FITS is the brand name of the Crescent Sock Co., a manufacturer out of Tennessee that has been making socks for other companies for years. That’s right, ultra-fine Merino wool socks made in the U.S. of A. I tried two of their socks: FITS Sock Co’s Light Ski
, and Liner Over the Calf
(OTC). It’s hard to sort through features with the jargon that most outdoor companies have, but when it comes to wool socks, they just need to fit well and be warm. These OTC socks may be made for skiing, but they don’t stop there.
Form fitting thanks to their Full Contact Fit feature. I do feel a little like Mrs. Doubtfire trying to get these socks on. At a men’s size 10-10.5 I was in between a L and XL, so FITS suggested I go XL. It’s not that the socks were too small, but they stretch so much more than other wool socks I own. So if you happen to buy these for someone else in between sizes, you can be fully confident that the material can take up slack without leaving extra in the toes and heels. My 18″ calves often pose a problem for sock fit, but both of these sock models went on, stayed on, and didn’t feel like they were squeezing my tree trunks. Basically, at the same time they were the hardest socks to put on and the best fitting socks I have ever had.
Warmth of the Light Ski was better than expected for a “light” model. After being on the slopes for three and a half hours straight in the high 20′s with wind gusts, my toes never got cold. It speaks well to the snug fit and quality of the material. In fact, I would consider the Liner OTC to be the light ski sock of choice for the spring ski days. Pair both the Liner OTC and the Light Ski together and I had more warmth than I would ever need without feeling stuffed in my ski boots. FITS uses the term ski, but really both of these models are more like a snowboarding sock. This is where I think it falls short; if you call it a ski sock it should have some shin padding that is thicker than in the other areas of the sock. If you have comfortable boots this shouldn’t be an issue for you anyway. FITS spreads the cushioning throughout the whole sock, which I think makes it not just for skiing but any tall boot activity like mountaineering, ice climbing, caber tossing, or playing in a polka band (any activity that you want an over the calf sock for), but if you want the pronounced shin padding feature I suggest FITS Pro Ski model. Maybe you already own a few light wool socks and just want some extra warmth. Get the Liner or Liner OTC’s. The Liners were the socks that impressed me the most. The Liner may get grabbed out of the sock drawer more times than the Light Ski because its a simple do everything light wool sock. When you have the quality of fit that makes FITS earn their namesake, you can now double your sock with the Liner, increase your warmth, and not worry about feeling too bulky. I’ll warn you, the Liner may make your socks on top suddenly seem ill-fitting.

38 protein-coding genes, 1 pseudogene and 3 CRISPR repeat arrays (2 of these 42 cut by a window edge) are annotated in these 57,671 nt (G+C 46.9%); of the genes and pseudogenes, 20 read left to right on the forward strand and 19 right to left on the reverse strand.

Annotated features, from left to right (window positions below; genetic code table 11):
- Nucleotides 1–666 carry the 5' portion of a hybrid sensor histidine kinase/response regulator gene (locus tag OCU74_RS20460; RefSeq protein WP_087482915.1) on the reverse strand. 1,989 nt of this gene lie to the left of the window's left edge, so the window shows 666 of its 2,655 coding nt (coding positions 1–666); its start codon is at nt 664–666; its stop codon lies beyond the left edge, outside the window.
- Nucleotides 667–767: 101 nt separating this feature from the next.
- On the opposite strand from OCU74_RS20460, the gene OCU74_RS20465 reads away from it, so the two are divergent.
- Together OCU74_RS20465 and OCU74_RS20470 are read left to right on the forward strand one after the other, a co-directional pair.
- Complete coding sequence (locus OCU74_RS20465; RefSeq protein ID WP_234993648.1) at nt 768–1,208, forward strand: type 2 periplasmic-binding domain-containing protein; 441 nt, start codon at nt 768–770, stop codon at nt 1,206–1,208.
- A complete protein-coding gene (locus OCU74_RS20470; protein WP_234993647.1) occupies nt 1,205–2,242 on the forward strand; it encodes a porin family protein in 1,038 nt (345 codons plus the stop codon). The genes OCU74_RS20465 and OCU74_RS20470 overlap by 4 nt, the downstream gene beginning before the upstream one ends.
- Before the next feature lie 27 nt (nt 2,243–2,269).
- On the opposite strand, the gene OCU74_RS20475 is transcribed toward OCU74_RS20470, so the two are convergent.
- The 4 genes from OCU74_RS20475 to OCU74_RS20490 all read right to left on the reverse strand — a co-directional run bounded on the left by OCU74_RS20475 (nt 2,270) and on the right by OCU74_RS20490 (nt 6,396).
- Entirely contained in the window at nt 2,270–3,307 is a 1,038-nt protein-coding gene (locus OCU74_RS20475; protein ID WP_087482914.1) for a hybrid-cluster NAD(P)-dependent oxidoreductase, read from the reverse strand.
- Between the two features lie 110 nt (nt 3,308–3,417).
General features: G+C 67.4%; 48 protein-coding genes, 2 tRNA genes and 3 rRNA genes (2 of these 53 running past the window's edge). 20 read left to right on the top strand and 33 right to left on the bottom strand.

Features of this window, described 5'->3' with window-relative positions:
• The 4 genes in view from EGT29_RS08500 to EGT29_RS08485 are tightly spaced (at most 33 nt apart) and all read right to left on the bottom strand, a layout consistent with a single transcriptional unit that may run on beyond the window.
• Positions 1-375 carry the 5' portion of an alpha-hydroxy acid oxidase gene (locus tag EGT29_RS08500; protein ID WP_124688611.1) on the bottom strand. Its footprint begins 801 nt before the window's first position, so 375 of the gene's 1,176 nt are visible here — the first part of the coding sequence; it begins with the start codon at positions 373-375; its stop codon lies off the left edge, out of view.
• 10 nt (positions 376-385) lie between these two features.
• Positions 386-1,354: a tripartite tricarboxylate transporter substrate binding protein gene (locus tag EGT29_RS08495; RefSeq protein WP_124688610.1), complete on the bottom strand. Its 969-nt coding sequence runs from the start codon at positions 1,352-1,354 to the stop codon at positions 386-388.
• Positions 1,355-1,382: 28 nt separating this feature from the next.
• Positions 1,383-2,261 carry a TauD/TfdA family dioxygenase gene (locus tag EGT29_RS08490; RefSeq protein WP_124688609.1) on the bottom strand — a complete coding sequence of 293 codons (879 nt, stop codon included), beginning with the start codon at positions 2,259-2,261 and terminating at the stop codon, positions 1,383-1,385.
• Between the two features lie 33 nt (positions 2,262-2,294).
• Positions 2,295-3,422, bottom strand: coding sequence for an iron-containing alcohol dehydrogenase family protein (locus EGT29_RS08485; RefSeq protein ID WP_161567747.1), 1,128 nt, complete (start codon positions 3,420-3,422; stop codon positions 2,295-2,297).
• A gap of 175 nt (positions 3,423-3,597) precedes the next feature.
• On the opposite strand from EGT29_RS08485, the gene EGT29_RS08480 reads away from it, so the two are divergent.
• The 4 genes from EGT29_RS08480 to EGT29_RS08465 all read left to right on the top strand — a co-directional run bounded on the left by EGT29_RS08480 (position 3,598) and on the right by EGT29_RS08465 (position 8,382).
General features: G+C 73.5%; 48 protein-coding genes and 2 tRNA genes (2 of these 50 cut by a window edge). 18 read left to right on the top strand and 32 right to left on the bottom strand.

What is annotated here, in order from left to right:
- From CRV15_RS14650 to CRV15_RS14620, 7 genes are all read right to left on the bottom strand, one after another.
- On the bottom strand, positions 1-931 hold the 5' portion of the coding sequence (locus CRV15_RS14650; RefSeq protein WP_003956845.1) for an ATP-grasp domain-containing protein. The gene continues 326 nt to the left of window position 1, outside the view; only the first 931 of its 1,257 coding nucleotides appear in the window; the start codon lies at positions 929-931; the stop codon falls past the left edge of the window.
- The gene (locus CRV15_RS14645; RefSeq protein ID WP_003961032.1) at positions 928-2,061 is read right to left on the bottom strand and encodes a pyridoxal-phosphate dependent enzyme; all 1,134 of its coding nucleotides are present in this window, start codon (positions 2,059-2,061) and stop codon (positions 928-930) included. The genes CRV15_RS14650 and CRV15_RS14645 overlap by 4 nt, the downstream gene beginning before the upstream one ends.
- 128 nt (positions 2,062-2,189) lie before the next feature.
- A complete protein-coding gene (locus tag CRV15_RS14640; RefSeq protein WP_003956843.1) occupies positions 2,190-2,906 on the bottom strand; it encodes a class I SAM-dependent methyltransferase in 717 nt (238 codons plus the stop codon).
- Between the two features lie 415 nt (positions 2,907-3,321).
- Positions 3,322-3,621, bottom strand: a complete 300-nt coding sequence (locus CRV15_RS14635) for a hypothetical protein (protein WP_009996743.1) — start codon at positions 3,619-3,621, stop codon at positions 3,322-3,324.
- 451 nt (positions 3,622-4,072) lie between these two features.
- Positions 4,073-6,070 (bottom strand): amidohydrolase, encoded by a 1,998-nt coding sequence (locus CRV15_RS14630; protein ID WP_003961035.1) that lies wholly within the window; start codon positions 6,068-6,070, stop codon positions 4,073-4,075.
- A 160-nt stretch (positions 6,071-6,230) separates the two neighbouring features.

Having just these two pairs of socks won’t end my curiosity with the complete FITS’ line. I want to try the business line, hunting line, and their biking socks – especially if they all fit as well as the Liner OTC and Light Ski. Plus, who doesn’t love supporting an American-made product (especially since chances are good that Crescent made your other socks). The Light Ski is in the same price point as other high quality wool ski/snowboard socks, so you’re not paying an up-charge compared to foreign made socks. If you think you own enough socks, at least get yourself a pair of Liner OTCs. The Liners can serve as your cold weather boost, your spring skiing sock, and your hiking/biking/climbing/Nordic/whatever sock. If you own both the Liner and the Light Ski, I don’t see a reason to own a Medium Ski, but then again, you can never own too many high quality wool socks.